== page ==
In an April 30 email, Capt. Wolfe said that the personnel equipment was the only gear he was “interested in procuring at this time.” It totaled almost $17,500, and the department also purchased an LRAD 300x for $13,000 a couple months later. The LRAD has several functions, according to the department, one of which is crowd control.

Danielsen said via email that the only equipment that has been purchased for the civil emergency unit is “personal protective gear to prevent officers from getting injured by flying objects,” and also said that the LRAD is not part of the CEU, but that the team “is only one of the units that may need the ability to clearly communicate over long distances.”

A brochure provided to the department prior to purchasing the LRAD explains that one of its functions allows police to deter protesters or crowds.

“When LRAD’s deterrent tone is used at close range, protesters sense audible discomfort, cover their ears and move away,” it reads. “Just the act of covering ears with hands reduces the sound pressure level by approximately 25dB and could prevent protesters from throwing projectiles.”



A Nov. 10 draft of the rules for operating the LRAD —sent by Capt. Wolfe — states that the device would be the responsibility of the team leader of the civil emergency unit “or his designee,” and would “be stored and inventoried as part of CEU equipment.”

Danielsen said that, “working drafts are subject to change” and emphasized again that multiple units may need to use the LRAD’s communications features. The standard operating procedure for the device hasn’t been finalized yet, she said.

An internal Sept. 28 memo to Wolfe from “Corporal EA Goodykoontz, Civil Emergency Unit” proposes incorporating an ATV component into the CEU and further explains the unit’s functioning.

“The CEU is comprised of several sub-components with specialized training in each section,” the memo reads. “The CEU has a medic team, arrest team, mobile field force team, grenadier team, and a bike team component.”

It is unclear exactly what “grenadier” refers to and Danielsen couldn’t be immediately reached for comment to clarify, though it potentially refers to someone responsible for utilizing tear gas or smoke grenades.

The memo argues that incorporating ATVs, an enclosed trailer and a vehicle to pull the trailer into the civil emergency unit would create several benefits including blocking intersections, supplying hydration or equipment and “handling munitions storage for grenadiers.”

And one of the ATVs would be equipped with a mount for the LRAD system, it says.

A Nov. 2 email from Cpl. Goodykoontz to Capt. Jonathan Franks — who championed the LRAD’s purchase — and Capt. Wolfe said the unit wanted a Yahama ATV that is heavier and could support the LRAD as well as two Polaris ATVs.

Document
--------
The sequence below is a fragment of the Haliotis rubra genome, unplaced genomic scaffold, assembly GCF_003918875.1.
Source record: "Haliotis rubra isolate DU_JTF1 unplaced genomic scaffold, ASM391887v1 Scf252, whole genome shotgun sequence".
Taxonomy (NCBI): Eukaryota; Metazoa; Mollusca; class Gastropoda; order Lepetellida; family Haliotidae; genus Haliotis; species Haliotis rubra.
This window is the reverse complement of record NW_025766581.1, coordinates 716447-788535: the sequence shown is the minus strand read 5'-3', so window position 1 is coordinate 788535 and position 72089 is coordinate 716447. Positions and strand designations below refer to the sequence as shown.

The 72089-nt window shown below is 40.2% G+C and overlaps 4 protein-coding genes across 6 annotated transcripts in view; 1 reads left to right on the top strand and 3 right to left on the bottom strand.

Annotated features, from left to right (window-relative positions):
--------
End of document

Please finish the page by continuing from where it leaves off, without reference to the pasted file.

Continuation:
“We are looking at acquiring the following things from the ATV team and turn them over to the CEU for use with your approval,” Goodykoontz said.

Because Triad City Beat obtained the email and preceding memo as part of a public-records request pertaining to the department’s LRAD purchase, any response email from Franks or Wolfe that didn’t explicitly mention the LRAD wouldn’t have been provided. The city has not yet provided any documents from subsequent public-records requests filed on Dec. 4 about the civil emergency unit.

According to a Bureau of Justice Assistance with the US Justice Department report on the Democratic National Convention, Charlotte’s civil emergency unit in Charlotte made good use of bicycles, motorcycles and four-person Kawasaki Mules.

“These vehicles were paramount to controlling crowds,” it reads, adding that among other things, they were used as physical barricades to direct crowds, made the squad look bigger, and were “outfitted with additional response equipment to respond/attend to civil unrest situations.”

Though Greensboro City Council members Abuzuaiter and Wilkins were either unaware of or couldn’t remember hearing about the civil emergency unit, the two other council members on the public safety committee had, but neither said they knew many details. On Dec. 10, Mayor Pro Tem Yvonne Johnson said she’d learned about it within the last week — after Triad City Beat filed formal requests for information about the unit — and said she wanted to look into the matter to learn more.

“I just know it exists,” she said.

Barber and Abuzuaiter


Councilman Barber said it’s part of a larger plan for thinking about how Greensboro would react to “occurrences like we’ve seen around the country,” and made vague references to recent “race related” incidents in other cities but declined to specifically mention unrest in places like Ferguson and Baltimore following officer-involved shootings. Barber added that it is important for the department to be proactive and develop a plan rather than just being reactive.

Part of the plan Barber referred to has involved intentional meetings between city leaders and well-publicized public forums, but the other side — the one with riot gear, munitions and a civil emergency unit of up to 90 officers on a team that trains monthly — remained in the shadows for a year, only emerging now reluctantly.